Opinion: Why this environmentalist farmer will vote to recall Gavin Newsom
By Ed Seaman
The extent of the damage that the state government has done and continues to do to our children, our small business economy, our poor and middle class in the name of pandemic safety is massive, so add pandemic mismanagement to the list of big things California mismanages. This list includes water, forestry (wildfires), electricity (rolling blackouts), public education, housing, homelessness, immigration and food security.
Gov. Gavin Newsom is not the source of California’s mismanagement problems, and neither are the Democrats. I say this even though the Democratic Party has been mostly in charge and for about 20 years, with a supermajority since 2018. The truth is, if we swapped Democrats with Republicans, we would still have big problems. There are two related reasons for this: One is the length of time that the governing party has been in power. The other is human nature.
The very humanesque pursuit of power, money, and prestige is the driving purpose of both political parties. Twenty years is a long time for our (essentially) unopposed governing political party to plan for and fix a lot of big problems, but it hasn’t happened. Long-term solutions are hard, politically risky, and don’t usually serve the driving purpose, so policies and resource distributions have recently been neither strategic nor innovative. The governing party makes every decision based on how it affects the party’s power, money, and prestige, not based on what is best for the people, economy, or environment.
For example, the bullet train is being funded on a huge scale, while such funding to plan for and expand water resources and manage carbon across the state is not. How many trees could we plant and care for, and how many vermicast soil inoculations could we apply with bullet train levels of money?
One thousand healthy live oaks 36 inches in diameter will sequester around 100,000 pounds of carbon and infiltrate around 2.5 million gallons of rainwater into their aquifers annually. According to the National Resources Defense Council, every 1% increase in soil organic matter per acre results in around 25,000 additional gallons of water storage.
Another example is Assembly Bill 5, the so-called gig workers law that was only partially overturned by a ballot referendum. As a farmer working hard to build local food security, I’d like to point out that AB5, if enforced, would destroy the small farm sector and any hope we might have for food security overnight.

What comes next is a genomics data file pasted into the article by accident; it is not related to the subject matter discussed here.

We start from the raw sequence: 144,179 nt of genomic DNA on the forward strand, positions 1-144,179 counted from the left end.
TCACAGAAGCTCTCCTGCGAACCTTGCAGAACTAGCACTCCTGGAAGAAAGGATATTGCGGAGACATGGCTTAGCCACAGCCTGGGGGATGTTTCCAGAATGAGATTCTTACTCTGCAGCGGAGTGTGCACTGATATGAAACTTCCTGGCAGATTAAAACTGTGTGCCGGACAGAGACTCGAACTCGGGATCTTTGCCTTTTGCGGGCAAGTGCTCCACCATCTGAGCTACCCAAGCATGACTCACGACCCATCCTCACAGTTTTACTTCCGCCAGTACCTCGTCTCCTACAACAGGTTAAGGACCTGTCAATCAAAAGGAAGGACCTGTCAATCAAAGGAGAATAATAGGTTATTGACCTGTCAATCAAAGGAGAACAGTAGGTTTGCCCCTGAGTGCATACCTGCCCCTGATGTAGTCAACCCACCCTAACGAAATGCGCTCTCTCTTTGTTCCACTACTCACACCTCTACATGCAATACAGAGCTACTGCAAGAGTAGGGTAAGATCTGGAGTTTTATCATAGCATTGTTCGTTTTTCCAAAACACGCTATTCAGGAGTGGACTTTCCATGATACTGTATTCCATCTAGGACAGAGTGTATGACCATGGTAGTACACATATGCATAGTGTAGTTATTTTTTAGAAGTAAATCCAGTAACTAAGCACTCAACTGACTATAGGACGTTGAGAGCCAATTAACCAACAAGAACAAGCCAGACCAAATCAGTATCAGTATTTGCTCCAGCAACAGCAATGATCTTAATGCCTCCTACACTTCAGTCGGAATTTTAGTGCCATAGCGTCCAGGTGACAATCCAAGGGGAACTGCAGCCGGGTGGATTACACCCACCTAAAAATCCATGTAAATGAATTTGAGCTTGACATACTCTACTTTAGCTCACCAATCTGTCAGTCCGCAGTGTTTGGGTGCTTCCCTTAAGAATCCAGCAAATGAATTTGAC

AB5 that makes almost all businesses that hire independent contractors reclassify them as employees. The intent of the law was to increase union membership among Uber and Lyft types of businesses, but the damage to small farms is unrecoverable. If you like your farmers markets, innovative climate-smart agriculture, and the possibility of local food security, pray this law is never enforced.
Santa Barbara is part of an agriculture-rich Central Coast region of more than 5,000 small farms and perhaps 15,000 workers, so you would think our local state representatives would have voted against AB5. They didn’t.
State. Sen. Monique Limon and Assemblyman Jordan Cunningham are victims of a lack of balance. They have no leverage and no political cover because there are not enough non-Democrat lawmakers in the legislature, and our governor doesn’t provide reasoned checks and balances.
The governing party appears to have a bias against rural, agriculture-rich counties like Santa Barbara and the small businesses that are the heart and soul of our local communities. Our voice is being railroaded in the capital by vote-rich counties like Los Angeles and San Francisco.
I no longer feel represented as an environmentalist or as a member of the small farm sector. This won’t happen without returning to a divided government with functional checks and balances. The quickest way to do this is through the executive branch.
I will vote to recall Gavin Newsom.
• Ed Seaman and his wife own and operate Santa Barbara Blueberries, a U-pick berry farm in the Santa Ynez Valley. He is also executive director of the Wild Farmlands Foundation, a nonprofit advocate for California’s diminishing small farm sector, and a member of the Santa Barbara County Land Stewardship & Carbon Farming Coalition.